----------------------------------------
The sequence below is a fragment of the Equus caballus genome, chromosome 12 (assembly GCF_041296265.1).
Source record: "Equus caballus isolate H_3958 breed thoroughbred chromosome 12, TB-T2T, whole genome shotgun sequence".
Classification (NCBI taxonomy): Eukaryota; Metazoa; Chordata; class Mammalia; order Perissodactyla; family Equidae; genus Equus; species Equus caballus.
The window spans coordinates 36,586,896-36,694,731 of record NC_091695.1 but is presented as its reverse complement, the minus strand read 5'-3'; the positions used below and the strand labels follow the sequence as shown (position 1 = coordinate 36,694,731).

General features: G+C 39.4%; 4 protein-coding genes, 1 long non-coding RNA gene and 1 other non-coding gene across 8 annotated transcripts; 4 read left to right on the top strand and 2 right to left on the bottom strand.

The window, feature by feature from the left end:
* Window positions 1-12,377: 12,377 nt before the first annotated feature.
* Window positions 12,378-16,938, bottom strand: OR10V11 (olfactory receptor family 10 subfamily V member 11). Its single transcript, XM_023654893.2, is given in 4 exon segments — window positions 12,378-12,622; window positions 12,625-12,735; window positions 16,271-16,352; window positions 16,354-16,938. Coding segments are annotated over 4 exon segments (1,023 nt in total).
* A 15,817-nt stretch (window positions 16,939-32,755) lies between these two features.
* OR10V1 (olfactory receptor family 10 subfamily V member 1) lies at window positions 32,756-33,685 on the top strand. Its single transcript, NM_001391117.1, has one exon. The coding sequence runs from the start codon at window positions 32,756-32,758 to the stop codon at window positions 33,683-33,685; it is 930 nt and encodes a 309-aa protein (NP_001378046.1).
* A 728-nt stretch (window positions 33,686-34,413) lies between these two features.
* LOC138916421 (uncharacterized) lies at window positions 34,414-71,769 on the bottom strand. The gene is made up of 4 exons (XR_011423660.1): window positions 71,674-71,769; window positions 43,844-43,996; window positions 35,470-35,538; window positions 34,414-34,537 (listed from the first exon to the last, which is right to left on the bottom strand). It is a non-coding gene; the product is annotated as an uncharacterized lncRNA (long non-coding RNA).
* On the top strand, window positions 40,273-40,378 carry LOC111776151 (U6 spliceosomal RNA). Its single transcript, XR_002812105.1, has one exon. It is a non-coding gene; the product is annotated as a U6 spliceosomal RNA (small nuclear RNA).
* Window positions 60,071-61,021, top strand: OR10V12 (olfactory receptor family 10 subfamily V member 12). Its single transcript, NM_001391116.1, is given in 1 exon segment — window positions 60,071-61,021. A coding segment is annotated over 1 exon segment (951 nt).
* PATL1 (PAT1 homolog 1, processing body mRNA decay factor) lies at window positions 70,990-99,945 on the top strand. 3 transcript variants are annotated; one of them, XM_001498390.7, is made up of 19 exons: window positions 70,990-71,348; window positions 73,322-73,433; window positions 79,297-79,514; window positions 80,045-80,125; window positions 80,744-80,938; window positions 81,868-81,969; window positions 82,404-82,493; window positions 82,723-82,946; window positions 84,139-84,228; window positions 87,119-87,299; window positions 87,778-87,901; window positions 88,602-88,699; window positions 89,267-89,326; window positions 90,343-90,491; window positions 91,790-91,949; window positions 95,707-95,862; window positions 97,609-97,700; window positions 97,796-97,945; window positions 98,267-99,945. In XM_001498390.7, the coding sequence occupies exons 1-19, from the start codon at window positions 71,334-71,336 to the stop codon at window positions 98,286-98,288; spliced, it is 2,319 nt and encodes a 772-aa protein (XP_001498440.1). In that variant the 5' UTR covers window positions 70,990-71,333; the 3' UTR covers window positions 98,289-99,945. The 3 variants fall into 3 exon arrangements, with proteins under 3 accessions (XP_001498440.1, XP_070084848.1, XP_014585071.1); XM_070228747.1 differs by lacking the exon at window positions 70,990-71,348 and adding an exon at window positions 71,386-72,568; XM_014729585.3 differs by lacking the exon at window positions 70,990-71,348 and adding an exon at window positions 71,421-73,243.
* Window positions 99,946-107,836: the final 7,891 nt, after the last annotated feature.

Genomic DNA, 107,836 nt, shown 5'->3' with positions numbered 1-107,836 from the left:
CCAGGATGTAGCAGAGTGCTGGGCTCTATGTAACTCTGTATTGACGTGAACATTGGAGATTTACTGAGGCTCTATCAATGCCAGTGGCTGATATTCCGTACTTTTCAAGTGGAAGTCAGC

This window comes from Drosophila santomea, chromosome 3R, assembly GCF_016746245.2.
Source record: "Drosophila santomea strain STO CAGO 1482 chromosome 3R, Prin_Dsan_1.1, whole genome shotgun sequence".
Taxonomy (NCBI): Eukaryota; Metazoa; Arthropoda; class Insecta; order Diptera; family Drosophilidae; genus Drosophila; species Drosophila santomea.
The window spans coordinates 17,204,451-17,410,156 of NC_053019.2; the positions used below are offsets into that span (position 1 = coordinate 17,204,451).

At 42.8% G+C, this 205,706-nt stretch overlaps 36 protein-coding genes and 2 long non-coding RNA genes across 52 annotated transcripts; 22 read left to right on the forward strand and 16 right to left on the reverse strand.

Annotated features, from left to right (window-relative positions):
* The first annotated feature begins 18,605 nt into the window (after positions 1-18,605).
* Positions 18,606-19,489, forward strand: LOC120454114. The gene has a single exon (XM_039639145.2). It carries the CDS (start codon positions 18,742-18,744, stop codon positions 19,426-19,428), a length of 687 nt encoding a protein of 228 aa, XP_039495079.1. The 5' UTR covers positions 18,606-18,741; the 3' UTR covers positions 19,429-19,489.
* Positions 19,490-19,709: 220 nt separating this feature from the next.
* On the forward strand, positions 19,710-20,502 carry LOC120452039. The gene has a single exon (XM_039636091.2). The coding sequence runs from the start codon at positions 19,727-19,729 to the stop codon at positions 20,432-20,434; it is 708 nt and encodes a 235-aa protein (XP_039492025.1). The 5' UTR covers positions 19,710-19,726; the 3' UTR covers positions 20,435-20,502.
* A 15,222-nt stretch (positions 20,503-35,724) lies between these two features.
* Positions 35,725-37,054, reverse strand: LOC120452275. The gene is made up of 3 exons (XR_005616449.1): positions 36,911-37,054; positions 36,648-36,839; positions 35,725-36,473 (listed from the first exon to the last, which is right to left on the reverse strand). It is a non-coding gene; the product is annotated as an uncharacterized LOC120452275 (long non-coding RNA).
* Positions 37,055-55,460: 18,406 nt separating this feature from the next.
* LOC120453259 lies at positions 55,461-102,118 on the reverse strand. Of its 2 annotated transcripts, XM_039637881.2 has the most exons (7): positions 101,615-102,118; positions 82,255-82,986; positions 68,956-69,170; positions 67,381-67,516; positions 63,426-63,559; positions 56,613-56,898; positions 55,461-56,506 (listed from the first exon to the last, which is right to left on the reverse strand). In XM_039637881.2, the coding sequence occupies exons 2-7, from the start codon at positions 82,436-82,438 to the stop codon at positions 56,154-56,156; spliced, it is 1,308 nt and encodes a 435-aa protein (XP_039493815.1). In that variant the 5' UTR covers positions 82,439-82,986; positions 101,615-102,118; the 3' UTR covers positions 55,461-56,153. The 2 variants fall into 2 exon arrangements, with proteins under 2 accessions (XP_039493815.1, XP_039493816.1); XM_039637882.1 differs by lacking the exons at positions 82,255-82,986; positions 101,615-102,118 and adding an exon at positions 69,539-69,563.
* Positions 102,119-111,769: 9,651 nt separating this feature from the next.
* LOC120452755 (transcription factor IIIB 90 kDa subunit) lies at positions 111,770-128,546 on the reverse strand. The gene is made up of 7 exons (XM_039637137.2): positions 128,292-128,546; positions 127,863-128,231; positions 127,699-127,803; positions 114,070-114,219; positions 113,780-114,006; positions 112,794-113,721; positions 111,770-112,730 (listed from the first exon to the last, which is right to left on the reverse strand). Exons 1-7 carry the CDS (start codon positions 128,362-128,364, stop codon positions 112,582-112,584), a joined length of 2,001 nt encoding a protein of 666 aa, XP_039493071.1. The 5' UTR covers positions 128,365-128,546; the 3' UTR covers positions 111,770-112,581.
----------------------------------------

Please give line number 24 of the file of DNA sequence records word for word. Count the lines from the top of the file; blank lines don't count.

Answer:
Annotated features, from left to right (window-relative positions):